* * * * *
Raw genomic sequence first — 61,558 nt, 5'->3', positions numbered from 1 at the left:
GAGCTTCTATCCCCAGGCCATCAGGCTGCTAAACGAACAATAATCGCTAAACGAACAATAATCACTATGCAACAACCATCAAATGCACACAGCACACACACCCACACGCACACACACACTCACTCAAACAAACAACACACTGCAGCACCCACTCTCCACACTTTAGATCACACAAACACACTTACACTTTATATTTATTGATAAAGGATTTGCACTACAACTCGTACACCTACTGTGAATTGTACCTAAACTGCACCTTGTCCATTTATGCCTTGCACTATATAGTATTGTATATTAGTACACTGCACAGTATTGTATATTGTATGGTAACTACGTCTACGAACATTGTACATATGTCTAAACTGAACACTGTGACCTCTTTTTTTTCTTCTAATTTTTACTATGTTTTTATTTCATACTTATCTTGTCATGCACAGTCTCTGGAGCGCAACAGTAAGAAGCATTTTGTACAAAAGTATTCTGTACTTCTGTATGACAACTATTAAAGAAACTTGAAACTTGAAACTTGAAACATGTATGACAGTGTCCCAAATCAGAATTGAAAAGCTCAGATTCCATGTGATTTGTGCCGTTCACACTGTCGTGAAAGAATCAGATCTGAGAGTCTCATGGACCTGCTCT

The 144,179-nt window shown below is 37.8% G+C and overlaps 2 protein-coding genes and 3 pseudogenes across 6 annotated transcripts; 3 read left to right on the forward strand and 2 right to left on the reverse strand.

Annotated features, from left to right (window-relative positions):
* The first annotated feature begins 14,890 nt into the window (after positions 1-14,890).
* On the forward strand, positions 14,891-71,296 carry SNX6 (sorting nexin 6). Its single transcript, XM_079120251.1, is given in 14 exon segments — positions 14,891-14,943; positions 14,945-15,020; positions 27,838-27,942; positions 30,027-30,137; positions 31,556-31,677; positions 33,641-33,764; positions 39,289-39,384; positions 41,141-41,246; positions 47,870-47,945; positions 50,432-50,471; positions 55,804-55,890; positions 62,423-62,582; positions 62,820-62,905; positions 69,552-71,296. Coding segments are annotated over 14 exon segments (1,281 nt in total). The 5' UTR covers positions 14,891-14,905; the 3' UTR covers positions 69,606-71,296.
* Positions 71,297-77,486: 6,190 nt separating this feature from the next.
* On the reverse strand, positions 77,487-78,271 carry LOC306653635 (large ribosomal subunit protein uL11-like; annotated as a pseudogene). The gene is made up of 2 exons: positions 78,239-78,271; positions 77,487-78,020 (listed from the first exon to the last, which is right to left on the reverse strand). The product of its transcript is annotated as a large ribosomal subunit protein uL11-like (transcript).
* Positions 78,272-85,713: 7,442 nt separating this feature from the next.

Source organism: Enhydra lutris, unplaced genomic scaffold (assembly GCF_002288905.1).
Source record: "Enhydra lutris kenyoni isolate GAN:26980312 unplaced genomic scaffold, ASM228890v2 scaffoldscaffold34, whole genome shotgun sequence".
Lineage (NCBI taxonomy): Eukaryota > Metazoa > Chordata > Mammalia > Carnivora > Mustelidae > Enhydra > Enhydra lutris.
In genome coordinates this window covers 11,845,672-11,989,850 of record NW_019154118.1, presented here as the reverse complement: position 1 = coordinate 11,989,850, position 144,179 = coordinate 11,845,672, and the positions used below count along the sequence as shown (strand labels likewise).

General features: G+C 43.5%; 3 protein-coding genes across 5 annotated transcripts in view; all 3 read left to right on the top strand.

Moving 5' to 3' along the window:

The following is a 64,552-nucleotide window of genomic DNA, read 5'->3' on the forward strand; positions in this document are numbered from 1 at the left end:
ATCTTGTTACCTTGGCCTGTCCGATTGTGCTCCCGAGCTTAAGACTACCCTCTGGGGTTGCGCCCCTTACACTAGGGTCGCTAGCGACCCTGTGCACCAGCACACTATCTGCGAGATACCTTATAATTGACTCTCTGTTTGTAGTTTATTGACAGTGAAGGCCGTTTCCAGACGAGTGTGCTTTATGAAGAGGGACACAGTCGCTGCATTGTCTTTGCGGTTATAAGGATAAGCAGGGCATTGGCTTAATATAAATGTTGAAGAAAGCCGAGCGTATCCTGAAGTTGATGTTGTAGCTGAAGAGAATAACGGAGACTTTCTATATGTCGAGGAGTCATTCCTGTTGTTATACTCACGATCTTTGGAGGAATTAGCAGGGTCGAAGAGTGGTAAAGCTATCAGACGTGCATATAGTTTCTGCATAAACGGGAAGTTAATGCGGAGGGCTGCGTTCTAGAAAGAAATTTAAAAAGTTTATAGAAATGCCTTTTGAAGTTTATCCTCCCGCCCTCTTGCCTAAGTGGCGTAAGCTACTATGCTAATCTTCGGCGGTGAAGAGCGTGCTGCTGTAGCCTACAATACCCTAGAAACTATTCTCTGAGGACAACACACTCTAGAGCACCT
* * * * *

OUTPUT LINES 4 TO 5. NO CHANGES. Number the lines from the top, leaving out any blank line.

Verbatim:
Annotated features, from left to right (window-relative positions):
* The first annotated feature begins 14,890 nt into the window (after positions 1-14,890).